I also discovered I’m mostly gay, and though it was quite a relief to realize and accept that about myself, I’m really REALLY am not looking forward to having that conversation with my parents.
    I found Love, Joy, Feminism when browsing through ex-Quiverfull blogs, and could hardly believe how familiar everything sounded. I’ve been reading for several months, and recently started a new blog to talk about all the things it’s stirred up in me. Even though I don’t comment very much, I look forward to and read every post!

  • Joy

    Hi! I’m Joy or “Joykins;” I was raised evangelical but am now a liberal Christian; years of editing indexes taught me brevity; and I’m here because I find your blog interesting.

  • Rilian

    I’m rilian, i was raised atheist, I’m still an atheist, I like languages and grammar, among other things, and I found lovejoyfeminism on freethoughtblogs, and I like reading about the religion stuff and I’m a feminist.

  • Alison Cummins

    1. Alison Cummins

    2. Raised non-religious. I didn’t learn that my parents weren’t atheists until my teens. I went to an american missionary high school when my family moved to Nigeria in the 70s, which is where I discovered that people still went to church. I loved Bible class.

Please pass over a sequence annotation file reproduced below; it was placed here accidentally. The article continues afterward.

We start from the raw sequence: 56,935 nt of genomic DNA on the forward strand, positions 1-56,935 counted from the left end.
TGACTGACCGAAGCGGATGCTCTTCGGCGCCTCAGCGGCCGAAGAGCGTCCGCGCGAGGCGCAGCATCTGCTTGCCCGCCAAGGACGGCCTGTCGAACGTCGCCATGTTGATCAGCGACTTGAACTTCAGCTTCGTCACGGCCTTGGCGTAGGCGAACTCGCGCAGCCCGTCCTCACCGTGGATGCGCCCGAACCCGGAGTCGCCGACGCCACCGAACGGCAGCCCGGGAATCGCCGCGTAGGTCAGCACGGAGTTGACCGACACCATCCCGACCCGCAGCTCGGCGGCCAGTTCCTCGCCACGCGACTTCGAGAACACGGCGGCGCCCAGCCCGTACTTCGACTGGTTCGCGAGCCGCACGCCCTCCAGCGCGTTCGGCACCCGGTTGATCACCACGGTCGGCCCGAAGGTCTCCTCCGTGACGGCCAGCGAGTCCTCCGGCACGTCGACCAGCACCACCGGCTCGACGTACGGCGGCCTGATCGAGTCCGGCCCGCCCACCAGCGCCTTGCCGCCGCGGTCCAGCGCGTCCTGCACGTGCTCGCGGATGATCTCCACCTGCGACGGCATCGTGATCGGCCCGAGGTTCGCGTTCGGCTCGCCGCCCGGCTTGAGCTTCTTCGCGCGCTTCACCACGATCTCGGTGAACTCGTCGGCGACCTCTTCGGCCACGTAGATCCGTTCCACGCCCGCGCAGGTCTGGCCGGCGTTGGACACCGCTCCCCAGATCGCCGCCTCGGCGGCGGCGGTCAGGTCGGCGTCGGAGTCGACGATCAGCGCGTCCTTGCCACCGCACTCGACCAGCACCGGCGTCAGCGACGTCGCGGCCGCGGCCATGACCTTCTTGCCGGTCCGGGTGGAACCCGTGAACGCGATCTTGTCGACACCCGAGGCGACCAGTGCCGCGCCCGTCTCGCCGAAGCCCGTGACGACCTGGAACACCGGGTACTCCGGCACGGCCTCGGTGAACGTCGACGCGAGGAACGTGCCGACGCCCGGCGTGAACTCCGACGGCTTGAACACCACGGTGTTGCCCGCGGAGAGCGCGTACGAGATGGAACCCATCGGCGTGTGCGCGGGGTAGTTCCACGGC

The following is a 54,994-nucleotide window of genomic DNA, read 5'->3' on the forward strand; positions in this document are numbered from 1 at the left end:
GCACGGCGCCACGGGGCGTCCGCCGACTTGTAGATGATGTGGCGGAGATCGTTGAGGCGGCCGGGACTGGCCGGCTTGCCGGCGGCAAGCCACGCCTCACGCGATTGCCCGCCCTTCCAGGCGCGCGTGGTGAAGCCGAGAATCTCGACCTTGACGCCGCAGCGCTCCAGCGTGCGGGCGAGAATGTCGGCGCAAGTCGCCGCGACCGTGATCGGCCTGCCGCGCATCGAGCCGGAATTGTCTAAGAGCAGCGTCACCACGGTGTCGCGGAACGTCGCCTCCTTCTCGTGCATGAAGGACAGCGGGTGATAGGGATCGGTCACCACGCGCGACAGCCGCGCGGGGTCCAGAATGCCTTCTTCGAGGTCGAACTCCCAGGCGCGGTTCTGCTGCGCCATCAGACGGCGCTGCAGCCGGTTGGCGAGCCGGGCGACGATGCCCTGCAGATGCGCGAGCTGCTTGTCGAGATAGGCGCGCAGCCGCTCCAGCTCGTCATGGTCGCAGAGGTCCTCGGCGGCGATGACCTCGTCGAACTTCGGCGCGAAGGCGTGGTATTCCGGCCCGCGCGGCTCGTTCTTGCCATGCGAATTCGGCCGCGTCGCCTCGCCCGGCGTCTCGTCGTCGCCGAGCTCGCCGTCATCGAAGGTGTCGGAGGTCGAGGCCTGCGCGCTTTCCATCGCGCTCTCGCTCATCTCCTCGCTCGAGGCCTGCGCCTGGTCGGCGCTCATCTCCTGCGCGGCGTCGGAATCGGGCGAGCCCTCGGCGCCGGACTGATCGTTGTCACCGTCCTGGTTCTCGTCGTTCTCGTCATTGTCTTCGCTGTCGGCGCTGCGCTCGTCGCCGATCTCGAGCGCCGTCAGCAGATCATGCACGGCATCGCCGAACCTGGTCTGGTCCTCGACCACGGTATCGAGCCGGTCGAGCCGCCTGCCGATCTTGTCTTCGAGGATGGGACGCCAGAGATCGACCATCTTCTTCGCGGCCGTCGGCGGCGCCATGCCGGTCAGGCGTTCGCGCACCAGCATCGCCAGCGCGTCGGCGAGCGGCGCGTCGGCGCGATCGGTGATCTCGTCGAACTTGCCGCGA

3. The atheist end of the agnostic spectrum. Progressive, but being progressive is the default where I live (Québec) so it’s not an identity issue.

    4. I identify as lesbian but am legally married to a man. (If you care, click for more.) Forty-eight years old, no children, two dogs. I own property as a hedge against what I believe are very hard times to come due to the confluence of climate change and rising energy prices. Libby Anne seems to be a very nice and smart person but I don’t understand why she has built her family by creating new human beings who are going to be facing a very difficult and conflicted world. (I am saying this to share information about me and my assumptions and thought processes, not to make judgements of Libby Anne.)

    5. I’m learning more about the people I went to high school with. Generally I think it’s good to know more about people who aren’t like oneself, especially people who seem to have a lot of influence on modern popular culture — and who may have even more influence as life becomes more difficult and conflict-ridden for many more of us.

    • Alison Cummins

      Further to 5.: Also, of course, because Libby Anne is a nice and smart person.

  • jwall915